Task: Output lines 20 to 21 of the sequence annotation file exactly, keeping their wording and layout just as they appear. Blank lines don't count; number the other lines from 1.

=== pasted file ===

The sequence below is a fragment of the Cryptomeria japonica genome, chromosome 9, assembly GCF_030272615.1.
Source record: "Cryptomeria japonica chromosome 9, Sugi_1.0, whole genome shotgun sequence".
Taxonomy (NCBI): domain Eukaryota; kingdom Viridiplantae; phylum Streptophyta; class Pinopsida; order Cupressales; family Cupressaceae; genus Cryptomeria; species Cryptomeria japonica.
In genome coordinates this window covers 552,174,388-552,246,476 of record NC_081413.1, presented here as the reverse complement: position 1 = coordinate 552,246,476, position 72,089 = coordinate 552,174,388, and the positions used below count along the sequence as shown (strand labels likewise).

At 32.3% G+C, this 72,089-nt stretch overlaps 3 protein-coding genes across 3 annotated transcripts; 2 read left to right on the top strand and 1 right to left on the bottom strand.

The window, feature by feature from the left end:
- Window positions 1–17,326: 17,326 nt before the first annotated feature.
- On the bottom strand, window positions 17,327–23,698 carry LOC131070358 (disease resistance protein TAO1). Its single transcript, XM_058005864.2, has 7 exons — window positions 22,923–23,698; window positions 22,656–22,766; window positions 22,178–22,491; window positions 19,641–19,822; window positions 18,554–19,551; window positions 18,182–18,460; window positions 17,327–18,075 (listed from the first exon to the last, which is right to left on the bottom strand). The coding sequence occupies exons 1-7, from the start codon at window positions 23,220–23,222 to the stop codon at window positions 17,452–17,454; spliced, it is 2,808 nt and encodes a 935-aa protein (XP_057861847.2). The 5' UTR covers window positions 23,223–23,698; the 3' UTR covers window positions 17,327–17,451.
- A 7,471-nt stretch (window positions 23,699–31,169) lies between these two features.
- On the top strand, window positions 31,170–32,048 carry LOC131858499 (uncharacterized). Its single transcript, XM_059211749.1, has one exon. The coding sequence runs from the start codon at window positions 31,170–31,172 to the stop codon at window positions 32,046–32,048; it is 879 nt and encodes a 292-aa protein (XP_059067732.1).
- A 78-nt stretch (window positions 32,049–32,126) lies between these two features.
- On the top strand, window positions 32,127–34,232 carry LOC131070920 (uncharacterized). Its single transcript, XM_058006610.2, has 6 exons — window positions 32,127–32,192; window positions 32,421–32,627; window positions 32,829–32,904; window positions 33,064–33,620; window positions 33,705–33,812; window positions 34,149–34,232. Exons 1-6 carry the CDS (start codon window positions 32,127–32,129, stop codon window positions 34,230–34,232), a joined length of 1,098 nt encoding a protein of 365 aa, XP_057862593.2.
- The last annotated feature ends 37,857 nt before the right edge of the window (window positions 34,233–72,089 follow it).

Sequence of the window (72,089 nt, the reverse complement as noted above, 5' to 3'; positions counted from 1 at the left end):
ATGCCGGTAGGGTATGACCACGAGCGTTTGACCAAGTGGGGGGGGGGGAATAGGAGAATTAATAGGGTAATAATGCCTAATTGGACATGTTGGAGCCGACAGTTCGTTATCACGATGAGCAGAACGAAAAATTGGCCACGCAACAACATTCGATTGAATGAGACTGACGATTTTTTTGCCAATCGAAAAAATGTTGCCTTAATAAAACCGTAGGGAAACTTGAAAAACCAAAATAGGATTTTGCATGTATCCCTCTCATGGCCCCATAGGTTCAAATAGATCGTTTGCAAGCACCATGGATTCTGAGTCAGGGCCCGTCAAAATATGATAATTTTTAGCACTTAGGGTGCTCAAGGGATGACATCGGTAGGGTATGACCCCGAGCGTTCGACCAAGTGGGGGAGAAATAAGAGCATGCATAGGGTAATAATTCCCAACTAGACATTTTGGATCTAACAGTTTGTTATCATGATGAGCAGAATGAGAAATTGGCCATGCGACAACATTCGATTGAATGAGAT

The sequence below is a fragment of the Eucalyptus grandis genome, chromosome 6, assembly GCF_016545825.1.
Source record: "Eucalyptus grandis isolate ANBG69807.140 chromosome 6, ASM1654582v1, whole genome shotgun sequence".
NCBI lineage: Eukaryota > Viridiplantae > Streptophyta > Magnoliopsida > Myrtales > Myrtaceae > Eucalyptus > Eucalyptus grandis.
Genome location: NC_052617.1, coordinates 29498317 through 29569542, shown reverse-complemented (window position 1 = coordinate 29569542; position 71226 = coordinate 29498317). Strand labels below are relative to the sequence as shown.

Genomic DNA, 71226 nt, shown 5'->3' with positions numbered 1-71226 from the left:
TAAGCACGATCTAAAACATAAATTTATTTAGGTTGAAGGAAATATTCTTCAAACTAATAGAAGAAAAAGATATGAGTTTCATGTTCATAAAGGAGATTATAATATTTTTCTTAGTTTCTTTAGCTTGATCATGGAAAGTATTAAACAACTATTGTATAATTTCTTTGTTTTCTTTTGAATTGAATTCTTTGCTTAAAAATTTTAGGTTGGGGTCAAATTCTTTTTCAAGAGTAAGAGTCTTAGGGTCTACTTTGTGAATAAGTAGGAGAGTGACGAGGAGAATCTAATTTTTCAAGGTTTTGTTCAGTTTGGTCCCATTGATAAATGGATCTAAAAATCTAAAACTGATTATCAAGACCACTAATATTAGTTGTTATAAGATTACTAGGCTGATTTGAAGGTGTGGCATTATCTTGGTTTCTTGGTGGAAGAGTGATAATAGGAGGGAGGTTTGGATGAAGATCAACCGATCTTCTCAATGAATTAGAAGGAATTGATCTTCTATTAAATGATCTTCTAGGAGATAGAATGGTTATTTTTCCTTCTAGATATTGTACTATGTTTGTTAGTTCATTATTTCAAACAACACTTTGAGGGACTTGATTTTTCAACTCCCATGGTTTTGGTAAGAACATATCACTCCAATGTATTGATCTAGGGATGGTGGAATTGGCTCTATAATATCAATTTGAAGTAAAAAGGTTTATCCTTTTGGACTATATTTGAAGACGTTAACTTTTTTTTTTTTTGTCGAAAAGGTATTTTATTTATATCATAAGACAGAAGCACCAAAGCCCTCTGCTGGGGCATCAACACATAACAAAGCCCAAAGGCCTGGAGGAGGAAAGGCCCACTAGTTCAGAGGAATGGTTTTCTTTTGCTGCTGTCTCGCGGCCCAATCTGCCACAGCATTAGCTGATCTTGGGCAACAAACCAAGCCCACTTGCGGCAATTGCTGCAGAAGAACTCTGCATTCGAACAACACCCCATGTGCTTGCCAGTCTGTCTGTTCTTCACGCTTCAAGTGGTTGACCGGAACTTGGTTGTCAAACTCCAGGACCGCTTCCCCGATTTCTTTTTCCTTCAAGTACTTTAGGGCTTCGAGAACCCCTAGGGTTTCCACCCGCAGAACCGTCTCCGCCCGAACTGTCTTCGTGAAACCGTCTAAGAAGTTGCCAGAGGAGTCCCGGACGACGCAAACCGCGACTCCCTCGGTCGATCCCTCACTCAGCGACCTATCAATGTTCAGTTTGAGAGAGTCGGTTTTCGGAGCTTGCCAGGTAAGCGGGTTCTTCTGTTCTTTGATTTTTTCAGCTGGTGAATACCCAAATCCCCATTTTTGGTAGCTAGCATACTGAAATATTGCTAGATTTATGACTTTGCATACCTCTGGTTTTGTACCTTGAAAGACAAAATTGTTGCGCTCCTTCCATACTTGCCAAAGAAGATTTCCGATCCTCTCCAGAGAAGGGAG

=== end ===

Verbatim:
Genomic DNA, 71226 nt, shown 5'->3' with positions numbered 1-71226 from the left:
TAAGCACGATCTAAAACATAAATTTATTTAGGTTGAAGGAAATATTCTTCAAACTAATAGAAGAAAAAGATATGAGTTTCATGTTCATAAAGGAGATTATAATATTTTTCTTAGTTTCTTTAGCTTGATCATGGAAAGTATTAAACAACTATTGTATAATTTCTTTGTTTTCTTTTGAATTGAATTCTTTGCTTAAAAATTTTAGGTTGGGGTCAAATTCTTTTTCAAGAGTAAGAGTCTTAGGGTCTACTTTGTGAATAAGTAGGAGAGTGACGAGGAGAATCTAATTTTTCAAGGTTTTGTTCAGTTTGGTCCCATTGATAAATGGATCTAAAAATCTAAAACTGATTATCAAGACCACTAATATTAGTTGTTATAAGATTACTAGGCTGATTTGAAGGTGTGGCATTATCTTGGTTTCTTGGTGGAAGAGTGATAATAGGAGGGAGGTTTGGATGAAGATCAACCGATCTTCTCAATGAATTAGAAGGAATTGATCTTCTATTAAATGATCTTCTAGGAGATAGAATGGTTATTTTTCCTTCTAGATATTGTACTATGTTTGTTAGTTCATTATTTCAAACAACACTTTGAGGGACTTGATTTTTCAACTCCCATGGTTTTGGTAAGAACATATCACTCCAATGTATTGATCTAGGGATGGTGGAATTGGCTCTATAATATCAATTTGAAGTAAAAAGGTTTATCCTTTTGGACTATATTTGAAGACGTTAACTTTTTTTTTTTTTGTCGAAAAGGTATTTTATTTATATCATAAGACAGAAGCACCAAAGCCCTCTGCTGGGGCATCAACACATAACAAAGCCCAAAGGCCTGGAGGAGGAAAGGCCCACTAGTTCAGAGGAATGGTTTTCTTTTGCTGCTGTCTCGCGGCCCAATCTGCCACAGCATTAGCTGATCTTGGGCAACAAACCAAGCCCACTTGCGGCAATTGCTGCAGAAGAACTCTGCATTCGAACAACACCCCATGTGCTTGCCAGTCTGTCTGTTCTTCACGCTTCAAGTGGTTGACCGGAACTTGGTTGTCAAACTCCAGGACCGCTTCCCCGATTTCTTTTTCCTTCAAGTACTTTAGGGCTTCGAGAACCCCTAGGGTTTCCACCCGCAGAACCGTCTCCGCCCGAACTGTCTTCGTGAAACCGTCTAAGAAGTTGCCAGAGGAGTCCCGGACGACGCAAACCGCGACTCCCTCGGTCGATCCCTCACTCAGCGACCTATCAATGTTCAGTTTGAGAGAGTCGGTTTTCGGAGCTTGCCAGGTAAGCGGGTTCTTCTGTTCTTTGATTTTTTCAGCTGGTGAATACCCAAATCCCCATTTTTGGTAGCTAGCATACTGAAATATTGCTAGATTTATGACTTTGCATACCTCTGGTTTTGTACCTTGAAAGACAAAATTGTTGCGCTCCTTCCATACTTGCCAAAGAAGATTTCCGATCCTCTCCAGAGAAGGGAG